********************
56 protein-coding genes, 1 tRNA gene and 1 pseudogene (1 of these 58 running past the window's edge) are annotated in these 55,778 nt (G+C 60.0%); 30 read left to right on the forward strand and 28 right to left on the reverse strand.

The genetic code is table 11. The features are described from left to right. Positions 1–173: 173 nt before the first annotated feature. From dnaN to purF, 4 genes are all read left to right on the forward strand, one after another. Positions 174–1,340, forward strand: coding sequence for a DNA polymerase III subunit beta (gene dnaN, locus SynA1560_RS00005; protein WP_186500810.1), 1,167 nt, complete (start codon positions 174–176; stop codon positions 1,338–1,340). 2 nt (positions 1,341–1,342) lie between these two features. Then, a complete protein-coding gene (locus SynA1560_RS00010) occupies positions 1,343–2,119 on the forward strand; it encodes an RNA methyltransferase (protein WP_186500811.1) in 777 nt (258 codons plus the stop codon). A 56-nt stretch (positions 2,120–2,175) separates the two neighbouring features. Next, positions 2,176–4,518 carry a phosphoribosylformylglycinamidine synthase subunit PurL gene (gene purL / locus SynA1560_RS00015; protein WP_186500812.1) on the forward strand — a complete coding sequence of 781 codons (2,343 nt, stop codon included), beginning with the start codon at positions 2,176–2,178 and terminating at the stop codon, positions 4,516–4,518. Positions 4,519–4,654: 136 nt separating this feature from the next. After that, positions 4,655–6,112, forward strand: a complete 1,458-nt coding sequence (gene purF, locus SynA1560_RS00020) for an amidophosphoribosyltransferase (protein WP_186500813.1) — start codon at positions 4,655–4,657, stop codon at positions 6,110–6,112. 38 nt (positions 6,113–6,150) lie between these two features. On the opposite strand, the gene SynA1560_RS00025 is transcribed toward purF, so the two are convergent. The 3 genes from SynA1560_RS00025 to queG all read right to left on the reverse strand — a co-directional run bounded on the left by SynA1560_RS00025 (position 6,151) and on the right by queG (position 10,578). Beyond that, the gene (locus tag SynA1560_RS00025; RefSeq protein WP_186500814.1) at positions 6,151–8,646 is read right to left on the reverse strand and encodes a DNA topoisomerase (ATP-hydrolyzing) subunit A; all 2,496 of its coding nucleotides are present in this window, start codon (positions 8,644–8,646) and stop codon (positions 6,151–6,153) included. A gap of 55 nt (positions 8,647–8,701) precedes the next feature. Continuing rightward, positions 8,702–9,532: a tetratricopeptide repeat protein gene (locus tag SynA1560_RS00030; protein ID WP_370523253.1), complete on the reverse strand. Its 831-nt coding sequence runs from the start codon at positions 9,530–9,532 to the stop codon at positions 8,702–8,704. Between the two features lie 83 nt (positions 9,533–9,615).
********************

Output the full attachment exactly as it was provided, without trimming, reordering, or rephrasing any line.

56 protein-coding genes, 1 tRNA gene and 1 pseudogene (1 of these 58 running past the window's edge) are annotated in these 55,778 nt (G+C 60.0%); 30 read left to right on the forward strand and 28 right to left on the reverse strand.

The genetic code is table 11. The features are described from left to right. Positions 1–173: 173 nt before the first annotated feature. From dnaN to purF, 4 genes are all read left to right on the forward strand, one after another. Positions 174–1,340, forward strand: coding sequence for a DNA polymerase III subunit beta (gene dnaN, locus SynA1560_RS00005; protein WP_186500810.1), 1,167 nt, complete (start codon positions 174–176; stop codon positions 1,338–1,340). 2 nt (positions 1,341–1,342) lie between these two features. Then, a complete protein-coding gene (locus SynA1560_RS00010) occupies positions 1,343–2,119 on the forward strand; it encodes an RNA methyltransferase (protein WP_186500811.1) in 777 nt (258 codons plus the stop codon). A 56-nt stretch (positions 2,120–2,175) separates the two neighbouring features. Next, positions 2,176–4,518 carry a phosphoribosylformylglycinamidine synthase subunit PurL gene (gene purL / locus SynA1560_RS00015; protein WP_186500812.1) on the forward strand — a complete coding sequence of 781 codons (2,343 nt, stop codon included), beginning with the start codon at positions 2,176–2,178 and terminating at the stop codon, positions 4,516–4,518. Positions 4,519–4,654: 136 nt separating this feature from the next. After that, positions 4,655–6,112, forward strand: a complete 1,458-nt coding sequence (gene purF, locus SynA1560_RS00020) for an amidophosphoribosyltransferase (protein WP_186500813.1) — start codon at positions 4,655–4,657, stop codon at positions 6,110–6,112. 38 nt (positions 6,113–6,150) lie between these two features. On the opposite strand, the gene SynA1560_RS00025 is transcribed toward purF, so the two are convergent. The 3 genes from SynA1560_RS00025 to queG all read right to left on the reverse strand — a co-directional run bounded on the left by SynA1560_RS00025 (position 6,151) and on the right by queG (position 10,578). Beyond that, the gene (locus tag SynA1560_RS00025; RefSeq protein WP_186500814.1) at positions 6,151–8,646 is read right to left on the reverse strand and encodes a DNA topoisomerase (ATP-hydrolyzing) subunit A; all 2,496 of its coding nucleotides are present in this window, start codon (positions 8,644–8,646) and stop codon (positions 6,151–6,153) included. A gap of 55 nt (positions 8,647–8,701) precedes the next feature. Continuing rightward, positions 8,702–9,532: a tetratricopeptide repeat protein gene (locus tag SynA1560_RS00030; protein ID WP_370523253.1), complete on the reverse strand. Its 831-nt coding sequence runs from the start codon at positions 9,530–9,532 to the stop codon at positions 8,702–8,704. Between the two features lie 83 nt (positions 9,533–9,615).